‘A very strong brand’ with a ‘really talented’ athletics director
Plowman said hiring White shows university leadership is “serious about Tennessee becoming a national brand.”
White is well-regarded within the field, and Tennessee will pay accordingly. He received a five-year deal and $1.8 million annual salary. He’ll receive a 5% raise annually and can earn $300,000 in bonuses each year. His contract will be extended one year every year, creating a rolling five-year contract.
“He’s really, really talented,” said Mike Alden, the former longtime athletics director at Missouri, who retired in 2015. “He’s also humble enough — he’s a servant leader — to realize that he doesn’t have all the answers, but he’s networked so well that he can make one phone call or two phone calls and get those answers. That’s a huge deal to have as an athletic director.”
White will step into an athletic department with some advantages. The Tennessee athletic department’s $143.8 million in revenue for the 2019 fiscal year ranked 16th nationally, including eighth in the SEC, among public universities.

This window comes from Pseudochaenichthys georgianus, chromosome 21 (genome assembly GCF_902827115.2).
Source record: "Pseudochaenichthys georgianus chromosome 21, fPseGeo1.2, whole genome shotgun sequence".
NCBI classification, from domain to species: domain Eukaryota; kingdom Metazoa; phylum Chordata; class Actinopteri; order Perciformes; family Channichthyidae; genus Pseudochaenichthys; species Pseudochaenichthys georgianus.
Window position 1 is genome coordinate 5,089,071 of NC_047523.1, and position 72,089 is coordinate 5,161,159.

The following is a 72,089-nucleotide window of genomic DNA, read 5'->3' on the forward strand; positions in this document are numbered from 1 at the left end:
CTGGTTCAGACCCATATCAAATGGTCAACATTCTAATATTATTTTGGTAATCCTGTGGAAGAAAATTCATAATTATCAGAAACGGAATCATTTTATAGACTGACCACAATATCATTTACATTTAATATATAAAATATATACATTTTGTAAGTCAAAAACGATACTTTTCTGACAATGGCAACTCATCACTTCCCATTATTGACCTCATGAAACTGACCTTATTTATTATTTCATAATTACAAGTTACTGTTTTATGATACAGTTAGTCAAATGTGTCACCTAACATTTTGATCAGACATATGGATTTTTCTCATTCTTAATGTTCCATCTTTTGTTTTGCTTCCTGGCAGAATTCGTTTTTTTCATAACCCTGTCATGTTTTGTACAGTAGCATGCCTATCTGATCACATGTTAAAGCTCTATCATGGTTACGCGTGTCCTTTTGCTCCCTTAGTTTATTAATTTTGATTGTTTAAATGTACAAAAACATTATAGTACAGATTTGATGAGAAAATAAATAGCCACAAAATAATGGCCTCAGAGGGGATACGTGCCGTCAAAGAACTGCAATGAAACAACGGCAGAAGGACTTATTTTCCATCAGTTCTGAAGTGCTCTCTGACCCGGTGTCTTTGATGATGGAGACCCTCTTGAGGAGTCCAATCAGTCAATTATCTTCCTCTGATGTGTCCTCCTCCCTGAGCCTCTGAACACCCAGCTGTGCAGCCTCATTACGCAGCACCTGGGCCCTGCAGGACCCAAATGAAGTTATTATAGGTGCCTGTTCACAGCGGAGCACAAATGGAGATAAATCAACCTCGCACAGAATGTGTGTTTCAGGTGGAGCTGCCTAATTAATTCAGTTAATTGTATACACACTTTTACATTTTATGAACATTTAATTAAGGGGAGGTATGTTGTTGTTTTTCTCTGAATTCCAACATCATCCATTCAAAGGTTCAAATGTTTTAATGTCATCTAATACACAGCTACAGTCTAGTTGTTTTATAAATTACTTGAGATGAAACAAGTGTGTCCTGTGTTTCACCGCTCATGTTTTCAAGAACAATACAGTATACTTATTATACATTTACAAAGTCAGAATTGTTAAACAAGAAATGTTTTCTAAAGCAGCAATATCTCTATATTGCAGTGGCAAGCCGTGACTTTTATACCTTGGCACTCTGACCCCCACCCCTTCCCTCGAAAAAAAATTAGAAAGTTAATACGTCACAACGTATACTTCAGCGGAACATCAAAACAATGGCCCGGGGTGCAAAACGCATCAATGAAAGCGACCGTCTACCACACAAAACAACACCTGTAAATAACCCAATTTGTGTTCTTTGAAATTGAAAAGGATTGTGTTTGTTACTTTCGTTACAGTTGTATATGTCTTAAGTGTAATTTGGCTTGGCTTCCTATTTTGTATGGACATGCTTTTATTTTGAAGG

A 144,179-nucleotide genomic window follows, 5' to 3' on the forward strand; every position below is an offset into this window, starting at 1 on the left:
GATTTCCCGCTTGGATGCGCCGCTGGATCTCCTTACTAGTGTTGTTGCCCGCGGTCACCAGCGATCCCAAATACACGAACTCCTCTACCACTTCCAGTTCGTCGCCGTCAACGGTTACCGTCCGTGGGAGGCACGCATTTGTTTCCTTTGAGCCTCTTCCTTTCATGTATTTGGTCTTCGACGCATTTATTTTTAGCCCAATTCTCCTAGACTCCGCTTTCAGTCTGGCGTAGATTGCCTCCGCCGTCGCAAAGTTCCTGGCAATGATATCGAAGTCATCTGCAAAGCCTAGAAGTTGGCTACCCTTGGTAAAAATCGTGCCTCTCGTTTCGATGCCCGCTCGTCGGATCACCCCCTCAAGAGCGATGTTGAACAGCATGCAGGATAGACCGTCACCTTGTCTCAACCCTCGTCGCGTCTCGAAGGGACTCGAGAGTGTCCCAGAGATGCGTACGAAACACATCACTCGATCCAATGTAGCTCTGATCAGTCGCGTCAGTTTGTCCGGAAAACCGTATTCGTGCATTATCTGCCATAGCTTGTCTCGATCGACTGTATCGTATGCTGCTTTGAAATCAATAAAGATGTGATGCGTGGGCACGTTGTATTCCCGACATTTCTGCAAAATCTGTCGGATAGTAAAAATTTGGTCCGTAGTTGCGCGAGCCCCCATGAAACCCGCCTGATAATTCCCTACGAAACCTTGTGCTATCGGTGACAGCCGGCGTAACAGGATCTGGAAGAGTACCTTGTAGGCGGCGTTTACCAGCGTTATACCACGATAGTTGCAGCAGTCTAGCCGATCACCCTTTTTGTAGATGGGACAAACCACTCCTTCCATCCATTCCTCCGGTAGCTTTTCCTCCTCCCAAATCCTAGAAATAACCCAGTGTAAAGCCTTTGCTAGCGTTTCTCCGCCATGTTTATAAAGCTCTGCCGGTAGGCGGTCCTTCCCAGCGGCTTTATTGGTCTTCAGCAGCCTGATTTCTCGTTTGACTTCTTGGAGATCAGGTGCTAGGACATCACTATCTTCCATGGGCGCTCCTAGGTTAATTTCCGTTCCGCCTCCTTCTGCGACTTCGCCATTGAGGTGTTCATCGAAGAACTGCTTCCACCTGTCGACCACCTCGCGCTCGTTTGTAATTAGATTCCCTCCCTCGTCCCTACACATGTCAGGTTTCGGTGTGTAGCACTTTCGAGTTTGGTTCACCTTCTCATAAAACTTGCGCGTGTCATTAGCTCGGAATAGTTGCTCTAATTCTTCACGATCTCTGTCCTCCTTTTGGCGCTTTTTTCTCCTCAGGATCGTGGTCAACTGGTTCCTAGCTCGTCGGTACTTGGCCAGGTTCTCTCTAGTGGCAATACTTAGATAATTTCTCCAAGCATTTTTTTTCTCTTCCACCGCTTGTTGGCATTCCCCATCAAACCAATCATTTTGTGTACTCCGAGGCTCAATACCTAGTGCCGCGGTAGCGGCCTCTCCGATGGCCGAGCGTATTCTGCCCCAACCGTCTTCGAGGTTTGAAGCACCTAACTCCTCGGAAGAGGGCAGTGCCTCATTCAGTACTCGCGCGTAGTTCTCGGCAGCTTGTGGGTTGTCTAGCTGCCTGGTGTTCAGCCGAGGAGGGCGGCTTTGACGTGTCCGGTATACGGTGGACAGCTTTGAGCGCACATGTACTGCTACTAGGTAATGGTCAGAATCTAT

Tennessee has quality athletics facilities, and, other than football, many of the Vols’ athletics programs have enjoyed top-25 national success in recent years.
“Tennessee has the history, the tradition and, I would indicate this from a distance, it would appear to also be the resources, to be tremendously successful across the board — throughout the primary sport programs, as well as the Olympic sport programs,” Alden said.
Maggard described Tennessee as “a very strong brand,” even as White admitted Friday he was attracted to the opportunity because he sees the brand in need of a polish.
“Certainly, the ‘T’ has been around a long time,” Maggard said. “There has been traditional, high-level success at the University of Tennessee, and Vol nation is extremely large and supportive.”
What about the Vols football program?
A few of the athletics directors who spoke to Knox News agreed that it is reasonable for Tennessee fans to expect a top-25 football program that should contend for the SEC East title, but they each cautioned that fans shouldn’t expect it overnight.